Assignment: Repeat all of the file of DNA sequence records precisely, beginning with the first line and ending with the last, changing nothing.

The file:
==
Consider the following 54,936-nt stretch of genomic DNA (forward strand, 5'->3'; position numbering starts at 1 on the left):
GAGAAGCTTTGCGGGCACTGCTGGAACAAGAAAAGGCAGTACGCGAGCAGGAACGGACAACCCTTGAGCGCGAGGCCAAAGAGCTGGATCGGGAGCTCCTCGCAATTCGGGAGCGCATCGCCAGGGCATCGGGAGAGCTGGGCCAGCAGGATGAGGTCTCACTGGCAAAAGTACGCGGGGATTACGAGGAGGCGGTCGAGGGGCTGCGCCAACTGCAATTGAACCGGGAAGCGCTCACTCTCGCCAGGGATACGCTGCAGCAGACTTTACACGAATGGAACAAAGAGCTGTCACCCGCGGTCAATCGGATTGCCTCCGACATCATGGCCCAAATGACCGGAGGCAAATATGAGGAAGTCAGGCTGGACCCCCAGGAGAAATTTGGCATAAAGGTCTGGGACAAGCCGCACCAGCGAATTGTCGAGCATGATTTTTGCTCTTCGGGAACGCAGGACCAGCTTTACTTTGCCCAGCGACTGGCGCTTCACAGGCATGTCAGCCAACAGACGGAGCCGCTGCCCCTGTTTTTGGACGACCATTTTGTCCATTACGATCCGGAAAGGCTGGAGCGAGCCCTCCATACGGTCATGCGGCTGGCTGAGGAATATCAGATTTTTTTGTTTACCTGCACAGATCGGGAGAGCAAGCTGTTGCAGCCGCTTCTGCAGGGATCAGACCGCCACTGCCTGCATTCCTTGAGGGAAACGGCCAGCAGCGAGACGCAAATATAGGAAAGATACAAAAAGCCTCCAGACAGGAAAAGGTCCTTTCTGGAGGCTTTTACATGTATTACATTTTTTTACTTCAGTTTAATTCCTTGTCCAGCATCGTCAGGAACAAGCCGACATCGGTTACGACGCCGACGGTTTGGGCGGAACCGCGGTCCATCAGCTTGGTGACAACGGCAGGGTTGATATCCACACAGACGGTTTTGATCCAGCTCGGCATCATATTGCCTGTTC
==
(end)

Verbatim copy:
Consider the following 54,936-nt stretch of genomic DNA (forward strand, 5'->3'; position numbering starts at 1 on the left):
GAGAAGCTTTGCGGGCACTGCTGGAACAAGAAAAGGCAGTACGCGAGCAGGAACGGACAACCCTTGAGCGCGAGGCCAAAGAGCTGGATCGGGAGCTCCTCGCAATTCGGGAGCGCATCGCCAGGGCATCGGGAGAGCTGGGCCAGCAGGATGAGGTCTCACTGGCAAAAGTACGCGGGGATTACGAGGAGGCGGTCGAGGGGCTGCGCCAACTGCAATTGAACCGGGAAGCGCTCACTCTCGCCAGGGATACGCTGCAGCAGACTTTACACGAATGGAACAAAGAGCTGTCACCCGCGGTCAATCGGATTGCCTCCGACATCATGGCCCAAATGACCGGAGGCAAATATGAGGAAGTCAGGCTGGACCCCCAGGAGAAATTTGGCATAAAGGTCTGGGACAAGCCGCACCAGCGAATTGTCGAGCATGATTTTTGCTCTTCGGGAACGCAGGACCAGCTTTACTTTGCCCAGCGACTGGCGCTTCACAGGCATGTCAGCCAACAGACGGAGCCGCTGCCCCTGTTTTTGGACGACCATTTTGTCCATTACGATCCGGAAAGGCTGGAGCGAGCCCTCCATACGGTCATGCGGCTGGCTGAGGAATATCAGATTTTTTTGTTTACCTGCACAGATCGGGAGAGCAAGCTGTTGCAGCCGCTTCTGCAGGGATCAGACCGCCACTGCCTGCATTCCTTGAGGGAAACGGCCAGCAGCGAGACGCAAATATAGGAAAGATACAAAAAGCCTCCAGACAGGAAAAGGTCCTTTCTGGAGGCTTTTACATGTATTACATTTTTTTACTTCAGTTTAATTCCTTGTCCAGCATCGTCAGGAACAAGCCGACATCGGTTACGACGCCGACGGTTTGGGCGGAACCGCGGTCCATCAGCTTGGTGACAACGGCAGGGTTGATATCCACACAGACGGTTTTGATCCAGCTCGGCATCATATTGCCTGTTC